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Dr. David Bogler

Source: USDA NRCS PLANTS Database

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Type Information

Isotype for Erianthus smallii Nash
Catalog Number: US 102065
Collection: Smithsonian Institution, National Museum of Natural History, Department of Botany
Verification Degree: Status verified by specimen annotations only
Preparation: Pressed specimen
Collector(s): J. K. Small
Year Collected: 1894
Locality: Summit of Stone Mountain., De Kalb, Georgia, United States, North America
Elevation (m): 305 to 514
  • Isotype: Nash, G. V. 1900. Bull. New York Bot. Gard. 1: 429.
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Isotype for Erianthus contortus Elliott
Catalog Number: US 102056
Collection: Smithsonian Institution, National Museum of Natural History, Department of Botany
Verification Degree: Status verified by specimen annotations only
Preparation: Pressed specimen
Collector(s): -. Baldwin
Locality: Georgia, United States, North America
  • Isotype: Elliott, S. 1816. Sketch Bot. S. Carolina. 1: 40.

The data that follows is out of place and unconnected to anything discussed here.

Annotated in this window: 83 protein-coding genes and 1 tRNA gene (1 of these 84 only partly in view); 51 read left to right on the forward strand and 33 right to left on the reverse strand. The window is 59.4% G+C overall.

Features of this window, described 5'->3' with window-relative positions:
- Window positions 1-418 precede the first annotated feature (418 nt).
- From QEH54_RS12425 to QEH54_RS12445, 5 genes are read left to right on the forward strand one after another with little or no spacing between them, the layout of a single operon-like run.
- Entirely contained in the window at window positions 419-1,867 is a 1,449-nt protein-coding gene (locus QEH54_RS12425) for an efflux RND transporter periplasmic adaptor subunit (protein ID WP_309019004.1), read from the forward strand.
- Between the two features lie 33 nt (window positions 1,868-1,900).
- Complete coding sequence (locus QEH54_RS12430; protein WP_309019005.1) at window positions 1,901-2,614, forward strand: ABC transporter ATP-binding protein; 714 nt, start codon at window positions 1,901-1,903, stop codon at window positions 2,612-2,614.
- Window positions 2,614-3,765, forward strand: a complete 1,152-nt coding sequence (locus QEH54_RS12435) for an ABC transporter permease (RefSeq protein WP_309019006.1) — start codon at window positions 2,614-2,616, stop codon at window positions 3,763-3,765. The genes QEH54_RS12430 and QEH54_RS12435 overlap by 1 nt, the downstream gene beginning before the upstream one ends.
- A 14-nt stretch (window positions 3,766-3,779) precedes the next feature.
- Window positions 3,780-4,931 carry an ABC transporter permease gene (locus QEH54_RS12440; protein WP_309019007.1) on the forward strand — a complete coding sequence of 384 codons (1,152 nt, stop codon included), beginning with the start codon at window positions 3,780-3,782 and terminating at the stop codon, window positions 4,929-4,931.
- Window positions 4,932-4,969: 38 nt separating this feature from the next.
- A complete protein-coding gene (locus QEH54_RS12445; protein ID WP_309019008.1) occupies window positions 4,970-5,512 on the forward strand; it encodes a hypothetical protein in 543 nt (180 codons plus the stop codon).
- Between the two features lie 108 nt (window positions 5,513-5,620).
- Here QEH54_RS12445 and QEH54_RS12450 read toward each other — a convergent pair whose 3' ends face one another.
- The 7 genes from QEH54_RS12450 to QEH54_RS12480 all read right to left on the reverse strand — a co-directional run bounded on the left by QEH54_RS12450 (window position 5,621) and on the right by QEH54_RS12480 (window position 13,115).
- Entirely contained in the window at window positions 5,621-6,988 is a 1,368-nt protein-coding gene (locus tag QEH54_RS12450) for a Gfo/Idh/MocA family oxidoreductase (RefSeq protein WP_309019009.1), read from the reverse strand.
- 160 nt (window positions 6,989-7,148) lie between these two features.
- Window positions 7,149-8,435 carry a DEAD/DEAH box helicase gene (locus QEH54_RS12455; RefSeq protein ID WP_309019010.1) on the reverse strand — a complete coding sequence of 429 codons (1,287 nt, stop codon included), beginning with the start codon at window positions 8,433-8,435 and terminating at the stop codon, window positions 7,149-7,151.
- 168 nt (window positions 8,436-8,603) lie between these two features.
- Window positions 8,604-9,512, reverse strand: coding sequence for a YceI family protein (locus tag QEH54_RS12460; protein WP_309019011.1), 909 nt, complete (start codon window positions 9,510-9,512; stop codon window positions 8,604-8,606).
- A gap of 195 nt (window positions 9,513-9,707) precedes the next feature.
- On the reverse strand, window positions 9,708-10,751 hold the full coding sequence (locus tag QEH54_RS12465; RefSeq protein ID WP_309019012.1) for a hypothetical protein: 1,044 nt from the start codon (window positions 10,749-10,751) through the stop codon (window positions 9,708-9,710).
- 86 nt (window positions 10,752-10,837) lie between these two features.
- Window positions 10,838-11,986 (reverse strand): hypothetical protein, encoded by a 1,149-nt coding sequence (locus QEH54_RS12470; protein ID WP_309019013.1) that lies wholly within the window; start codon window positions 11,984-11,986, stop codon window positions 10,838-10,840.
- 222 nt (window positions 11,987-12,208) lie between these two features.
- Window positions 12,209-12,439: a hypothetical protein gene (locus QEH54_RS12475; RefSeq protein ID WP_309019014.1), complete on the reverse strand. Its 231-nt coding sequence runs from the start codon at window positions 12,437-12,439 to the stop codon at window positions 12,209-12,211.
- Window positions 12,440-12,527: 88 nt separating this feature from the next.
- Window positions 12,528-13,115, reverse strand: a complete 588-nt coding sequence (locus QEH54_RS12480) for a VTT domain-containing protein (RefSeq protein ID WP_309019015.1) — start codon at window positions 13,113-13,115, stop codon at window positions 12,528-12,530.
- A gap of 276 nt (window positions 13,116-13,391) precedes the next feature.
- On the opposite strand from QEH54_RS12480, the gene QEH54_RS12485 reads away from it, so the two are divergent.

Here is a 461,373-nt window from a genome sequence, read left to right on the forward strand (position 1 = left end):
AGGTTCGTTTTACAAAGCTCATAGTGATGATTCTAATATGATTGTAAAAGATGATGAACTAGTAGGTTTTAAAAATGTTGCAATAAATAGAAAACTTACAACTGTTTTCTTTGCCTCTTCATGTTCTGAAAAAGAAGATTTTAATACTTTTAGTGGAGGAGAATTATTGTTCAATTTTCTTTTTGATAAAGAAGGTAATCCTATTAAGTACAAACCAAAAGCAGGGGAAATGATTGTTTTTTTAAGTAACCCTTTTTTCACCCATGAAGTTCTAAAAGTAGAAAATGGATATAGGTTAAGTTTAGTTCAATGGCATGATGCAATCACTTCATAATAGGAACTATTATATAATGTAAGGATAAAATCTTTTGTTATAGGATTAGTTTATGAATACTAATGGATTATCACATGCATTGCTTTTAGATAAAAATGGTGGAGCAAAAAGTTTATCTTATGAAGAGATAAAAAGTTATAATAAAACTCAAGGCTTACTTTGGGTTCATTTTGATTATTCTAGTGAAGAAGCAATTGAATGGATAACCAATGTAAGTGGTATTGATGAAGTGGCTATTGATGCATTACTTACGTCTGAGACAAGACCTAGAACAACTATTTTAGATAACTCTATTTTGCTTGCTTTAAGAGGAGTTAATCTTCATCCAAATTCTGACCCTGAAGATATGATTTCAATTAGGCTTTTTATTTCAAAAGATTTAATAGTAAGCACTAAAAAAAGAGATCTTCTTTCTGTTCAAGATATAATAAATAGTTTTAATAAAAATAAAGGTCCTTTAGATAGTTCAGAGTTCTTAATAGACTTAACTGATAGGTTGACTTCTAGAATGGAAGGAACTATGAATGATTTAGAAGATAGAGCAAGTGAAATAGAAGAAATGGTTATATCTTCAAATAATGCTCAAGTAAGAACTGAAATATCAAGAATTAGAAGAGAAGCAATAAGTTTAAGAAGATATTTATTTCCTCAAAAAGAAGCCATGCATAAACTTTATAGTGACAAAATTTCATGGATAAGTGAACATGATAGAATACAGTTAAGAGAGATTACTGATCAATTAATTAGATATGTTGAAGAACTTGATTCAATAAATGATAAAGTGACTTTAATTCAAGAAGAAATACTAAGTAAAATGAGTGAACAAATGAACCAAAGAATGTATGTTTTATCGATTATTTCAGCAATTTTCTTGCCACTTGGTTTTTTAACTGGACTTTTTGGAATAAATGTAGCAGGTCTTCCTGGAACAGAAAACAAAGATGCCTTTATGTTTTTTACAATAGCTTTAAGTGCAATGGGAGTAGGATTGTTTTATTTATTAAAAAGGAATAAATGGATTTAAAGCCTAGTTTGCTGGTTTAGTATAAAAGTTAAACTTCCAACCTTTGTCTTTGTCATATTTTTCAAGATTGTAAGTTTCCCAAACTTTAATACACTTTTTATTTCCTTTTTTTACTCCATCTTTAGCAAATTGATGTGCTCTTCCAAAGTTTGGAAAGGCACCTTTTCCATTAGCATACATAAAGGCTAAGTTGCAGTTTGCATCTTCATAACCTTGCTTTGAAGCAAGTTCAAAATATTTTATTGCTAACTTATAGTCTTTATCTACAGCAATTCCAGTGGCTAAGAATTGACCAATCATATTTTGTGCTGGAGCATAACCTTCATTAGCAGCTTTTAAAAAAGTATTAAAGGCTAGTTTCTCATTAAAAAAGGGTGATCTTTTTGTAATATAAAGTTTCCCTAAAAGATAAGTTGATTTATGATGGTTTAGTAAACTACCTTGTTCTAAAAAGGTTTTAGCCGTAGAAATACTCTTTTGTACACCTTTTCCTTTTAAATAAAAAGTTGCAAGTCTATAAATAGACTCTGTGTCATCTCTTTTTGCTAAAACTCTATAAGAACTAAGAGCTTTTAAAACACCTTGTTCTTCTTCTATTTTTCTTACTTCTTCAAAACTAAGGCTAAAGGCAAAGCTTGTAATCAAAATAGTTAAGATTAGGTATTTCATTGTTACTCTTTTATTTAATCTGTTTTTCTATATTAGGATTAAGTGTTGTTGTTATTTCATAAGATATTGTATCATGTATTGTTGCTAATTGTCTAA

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Ecology

Dispersal

Establishment

New growth comes from auxillary buds at the basal nodes each year about April or May. It also reproduces from seed. It grows in large bunches 8 to 10 inches in diameter and the seedheads appear in September and October. It grows mostly on moist sandy to sandy loam soils high in natural fertility.

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Conservation

Conservation Status

National NatureServe Conservation Status

United States

Rounded National Status Rank: NNR - Unranked

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NatureServe Conservation Status

Rounded Global Status Rank: G5 - Secure

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Status

Please consult the PLANTS Web site and your State Department of Natural Resources for this plant’s current status, such as, state noxious status and wetland indicator values.

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Management

Cultivars, improved and selected materials (and area of origin)

Please contact your local NRCS Field Office.

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This grass is easily overgrazed. A season long grazing deferment every 2 to 3 years maintains healthy, vigorous plants.

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Relevance to Humans and Ecosystems

Benefits

Uses

Cattle and horses graze this grass.

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USDA NRCS National Plant Data Center

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Names and Taxonomy

Taxonomy

Comments: Treated as "Saccharum brevibarbe var. contortum" in the 1998 version of the unpublished Kartesz distribution data.